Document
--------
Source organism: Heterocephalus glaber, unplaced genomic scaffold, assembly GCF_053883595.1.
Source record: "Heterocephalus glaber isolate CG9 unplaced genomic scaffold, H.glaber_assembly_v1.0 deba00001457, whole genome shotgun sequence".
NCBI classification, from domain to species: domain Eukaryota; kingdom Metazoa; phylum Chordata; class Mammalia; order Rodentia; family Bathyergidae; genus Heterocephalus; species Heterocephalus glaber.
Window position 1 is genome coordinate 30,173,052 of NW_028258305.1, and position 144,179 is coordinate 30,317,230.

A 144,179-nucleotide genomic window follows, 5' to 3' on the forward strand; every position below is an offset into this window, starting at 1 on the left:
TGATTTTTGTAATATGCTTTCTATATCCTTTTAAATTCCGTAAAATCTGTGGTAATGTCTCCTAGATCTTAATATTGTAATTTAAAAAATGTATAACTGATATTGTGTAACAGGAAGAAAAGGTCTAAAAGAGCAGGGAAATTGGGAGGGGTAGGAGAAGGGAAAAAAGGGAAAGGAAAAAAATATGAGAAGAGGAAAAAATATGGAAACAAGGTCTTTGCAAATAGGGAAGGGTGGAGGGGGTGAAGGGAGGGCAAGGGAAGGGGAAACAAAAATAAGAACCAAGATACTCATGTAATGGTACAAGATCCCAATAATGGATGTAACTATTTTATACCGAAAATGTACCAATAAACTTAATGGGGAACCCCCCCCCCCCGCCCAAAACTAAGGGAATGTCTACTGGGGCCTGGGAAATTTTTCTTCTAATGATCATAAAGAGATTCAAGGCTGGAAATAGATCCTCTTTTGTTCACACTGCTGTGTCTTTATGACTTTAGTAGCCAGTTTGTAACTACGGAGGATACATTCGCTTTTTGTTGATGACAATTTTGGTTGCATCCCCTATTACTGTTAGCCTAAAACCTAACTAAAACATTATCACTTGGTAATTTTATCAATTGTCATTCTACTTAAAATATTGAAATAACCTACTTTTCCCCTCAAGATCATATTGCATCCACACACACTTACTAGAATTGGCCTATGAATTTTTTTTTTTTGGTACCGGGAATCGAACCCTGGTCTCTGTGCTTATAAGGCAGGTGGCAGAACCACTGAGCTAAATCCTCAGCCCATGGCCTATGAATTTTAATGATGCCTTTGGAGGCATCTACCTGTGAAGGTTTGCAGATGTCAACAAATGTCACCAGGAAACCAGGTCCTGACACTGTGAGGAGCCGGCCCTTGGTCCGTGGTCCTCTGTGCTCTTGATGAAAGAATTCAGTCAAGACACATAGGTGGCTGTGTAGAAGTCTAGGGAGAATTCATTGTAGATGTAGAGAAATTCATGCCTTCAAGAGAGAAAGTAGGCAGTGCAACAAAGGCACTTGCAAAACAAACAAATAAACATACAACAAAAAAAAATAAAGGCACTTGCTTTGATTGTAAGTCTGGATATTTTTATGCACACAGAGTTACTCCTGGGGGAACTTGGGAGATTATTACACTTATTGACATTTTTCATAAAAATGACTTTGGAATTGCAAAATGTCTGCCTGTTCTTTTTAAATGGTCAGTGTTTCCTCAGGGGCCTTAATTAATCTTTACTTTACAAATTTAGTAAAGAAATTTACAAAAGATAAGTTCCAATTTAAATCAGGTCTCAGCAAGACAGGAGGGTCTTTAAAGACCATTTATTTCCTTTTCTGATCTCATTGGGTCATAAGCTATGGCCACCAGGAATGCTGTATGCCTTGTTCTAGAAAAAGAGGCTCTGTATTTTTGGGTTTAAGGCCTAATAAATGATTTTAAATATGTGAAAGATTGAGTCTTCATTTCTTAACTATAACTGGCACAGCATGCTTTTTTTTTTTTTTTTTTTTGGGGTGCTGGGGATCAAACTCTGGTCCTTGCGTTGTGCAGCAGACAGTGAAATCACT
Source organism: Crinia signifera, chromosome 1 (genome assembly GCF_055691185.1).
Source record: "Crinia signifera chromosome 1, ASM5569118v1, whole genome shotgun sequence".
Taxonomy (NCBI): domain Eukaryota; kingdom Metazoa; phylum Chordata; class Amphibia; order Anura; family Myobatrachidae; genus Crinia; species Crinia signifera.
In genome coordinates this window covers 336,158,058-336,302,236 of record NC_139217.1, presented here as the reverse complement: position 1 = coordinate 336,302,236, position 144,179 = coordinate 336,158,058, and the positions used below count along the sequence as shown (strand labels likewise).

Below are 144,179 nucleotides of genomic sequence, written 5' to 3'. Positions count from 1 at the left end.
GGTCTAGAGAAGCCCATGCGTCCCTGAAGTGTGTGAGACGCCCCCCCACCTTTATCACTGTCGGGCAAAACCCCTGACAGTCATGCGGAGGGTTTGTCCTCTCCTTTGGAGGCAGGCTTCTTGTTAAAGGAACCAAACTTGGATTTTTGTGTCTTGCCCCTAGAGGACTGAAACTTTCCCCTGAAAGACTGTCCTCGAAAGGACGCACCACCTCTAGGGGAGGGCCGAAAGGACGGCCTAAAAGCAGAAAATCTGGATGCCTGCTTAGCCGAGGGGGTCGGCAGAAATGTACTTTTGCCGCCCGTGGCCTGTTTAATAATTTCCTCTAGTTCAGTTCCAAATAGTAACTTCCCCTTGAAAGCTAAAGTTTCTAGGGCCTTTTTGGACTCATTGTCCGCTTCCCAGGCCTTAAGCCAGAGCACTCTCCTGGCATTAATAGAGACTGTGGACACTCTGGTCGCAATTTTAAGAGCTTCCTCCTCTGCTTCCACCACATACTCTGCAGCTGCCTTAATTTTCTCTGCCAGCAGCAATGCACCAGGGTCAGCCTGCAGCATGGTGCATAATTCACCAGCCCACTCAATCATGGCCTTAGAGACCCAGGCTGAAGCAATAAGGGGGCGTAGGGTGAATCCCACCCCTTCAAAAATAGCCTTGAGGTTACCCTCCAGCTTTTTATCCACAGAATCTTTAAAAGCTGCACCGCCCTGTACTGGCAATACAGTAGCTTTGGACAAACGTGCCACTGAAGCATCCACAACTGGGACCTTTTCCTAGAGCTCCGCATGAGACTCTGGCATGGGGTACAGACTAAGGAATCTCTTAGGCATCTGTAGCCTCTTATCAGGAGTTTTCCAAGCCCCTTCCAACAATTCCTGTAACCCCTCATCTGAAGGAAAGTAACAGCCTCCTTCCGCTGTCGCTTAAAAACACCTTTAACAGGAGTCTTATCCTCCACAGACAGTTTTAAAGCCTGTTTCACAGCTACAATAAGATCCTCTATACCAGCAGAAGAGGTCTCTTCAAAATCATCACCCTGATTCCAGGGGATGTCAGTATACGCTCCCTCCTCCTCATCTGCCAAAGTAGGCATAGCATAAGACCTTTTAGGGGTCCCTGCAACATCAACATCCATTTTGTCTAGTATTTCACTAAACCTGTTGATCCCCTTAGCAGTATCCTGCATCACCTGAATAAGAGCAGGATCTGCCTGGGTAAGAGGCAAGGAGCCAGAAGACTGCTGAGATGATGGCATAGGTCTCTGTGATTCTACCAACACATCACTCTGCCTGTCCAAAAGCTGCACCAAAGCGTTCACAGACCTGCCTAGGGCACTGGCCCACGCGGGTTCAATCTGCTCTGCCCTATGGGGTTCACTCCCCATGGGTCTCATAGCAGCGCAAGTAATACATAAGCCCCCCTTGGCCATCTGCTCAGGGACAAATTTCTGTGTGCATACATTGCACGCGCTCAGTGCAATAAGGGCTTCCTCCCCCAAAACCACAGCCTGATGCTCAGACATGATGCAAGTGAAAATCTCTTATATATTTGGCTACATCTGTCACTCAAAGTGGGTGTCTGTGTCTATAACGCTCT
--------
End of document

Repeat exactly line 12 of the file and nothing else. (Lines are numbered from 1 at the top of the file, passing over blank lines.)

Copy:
GGTCTAGAGAAGCCCATGCGTCCCTGAAGTGTGTGAGACGCCCCCCCACCTTTATCACTGTCGGGCAAAACCCCTGACAGTCATGCGGAGGGTTTGTCCTCTCCTTTGGAGGCAGGCTTCTTGTTAAAGGAACCAAACTTGGATTTTTGTGTCTTGCCCCTAGAGGACTGAAACTTTCCCCTGAAAGACTGTCCTCGAAAGGACGCACCACCTCTAGGGGAGGGCCGAAAGGACGGCCTAAAAGCAGAAAATCTGGATGCCTGCTTAGCCGAGGGGGTCGGCAGAAATGTACTTTTGCCGCCCGTGGCCTGTTTAATAATTTCCTCTAGTTCAGTTCCAAATAGTAACTTCCCCTTGAAAGCTAAAGTTTCTAGGGCCTTTTTGGACTCATTGTCCGCTTCCCAGGCCTTAAGCCAGAGCACTCTCCTGGCATTAATAGAGACTGTGGACACTCTGGTCGCAATTTTAAGAGCTTCCTCCTCTGCTTCCACCACATACTCTGCAGCTGCCTTAATTTTCTCTGCCAGCAGCAATGCACCAGGGTCAGCCTGCAGCATGGTGCATAATTCACCAGCCCACTCAATCATGGCCTTAGAGACCCAGGCTGAAGCAATAAGGGGGCGTAGGGTGAATCCCACCCCTTCAAAAATAGCCTTGAGGTTACCCTCCAGCTTTTTATCCACAGAATCTTTAAAAGCTGCACCGCCCTGTACTGGCAATACAGTAGCTTTGGACAAACGTGCCACTGAAGCATCCACAACTGGGACCTTTTCCTAGAGCTCCGCATGAGACTCTGGCATGGGGTACAGACTAAGGAATCTCTTAGGCATCTGTAGCCTCTTATCAGGAGTTTTCCAAGCCCCTTCCAACAATTCCTGTAACCCCTCATCTGAAGGAAAGTAACAGCCTCCTTCCGCTGTCGCTTAAAAACACCTTTAACAGGAGTCTTATCCTCCACAGACAGTTTTAAAGCCTGTTTCACAGCTACAATAAGATCCTCTATACCAGCAGAAGAGGTCTCTTCAAAATCATCACCCTGATTCCAGGGGATGTCAGTATACGCTCCCTCCTCCTCATCTGCCAAAGTAGGCATAGCATAAGACCTTTTAGGGGTCCCTGCAACATCAACATCCATTTTGTCTAGTATTTCACTAAACCTGTTGATCCCCTTAGCAGTATCCTGCATCACCTGAATAAGAGCAGGATCTGCCTGGGTAAGAGGCAAGGAGCCAGAAGACTGCTGAGATGATGGCATAGGTCTCTGTGATTCTACCAACACATCACTCTGCCTGTCCAAAAGCTGCACCAAAGCGTTCACAGACCTGCCTAGGGCACTGGCCCACGCGGGTTCAATCTGCTCTGCCCTATGGGGTTCACTCCCCATGGGTCTCATAGCAGCGCAAGTAATACATAAGCCCCCCTTGGCCATCTGCTCAGGGACAAATTTCTGTGTGCATACATTGCACGCGCTCAGTGCAATAAGGGCTTCCTCCCCCAAAACCACAGCCTGATGCTCAGACATGATGCAAGTGAAAATCTCTTATATATTTGGCTACATCTGTCACTCAAAGTGGGTGTCTGTGTCTATAACGCTCT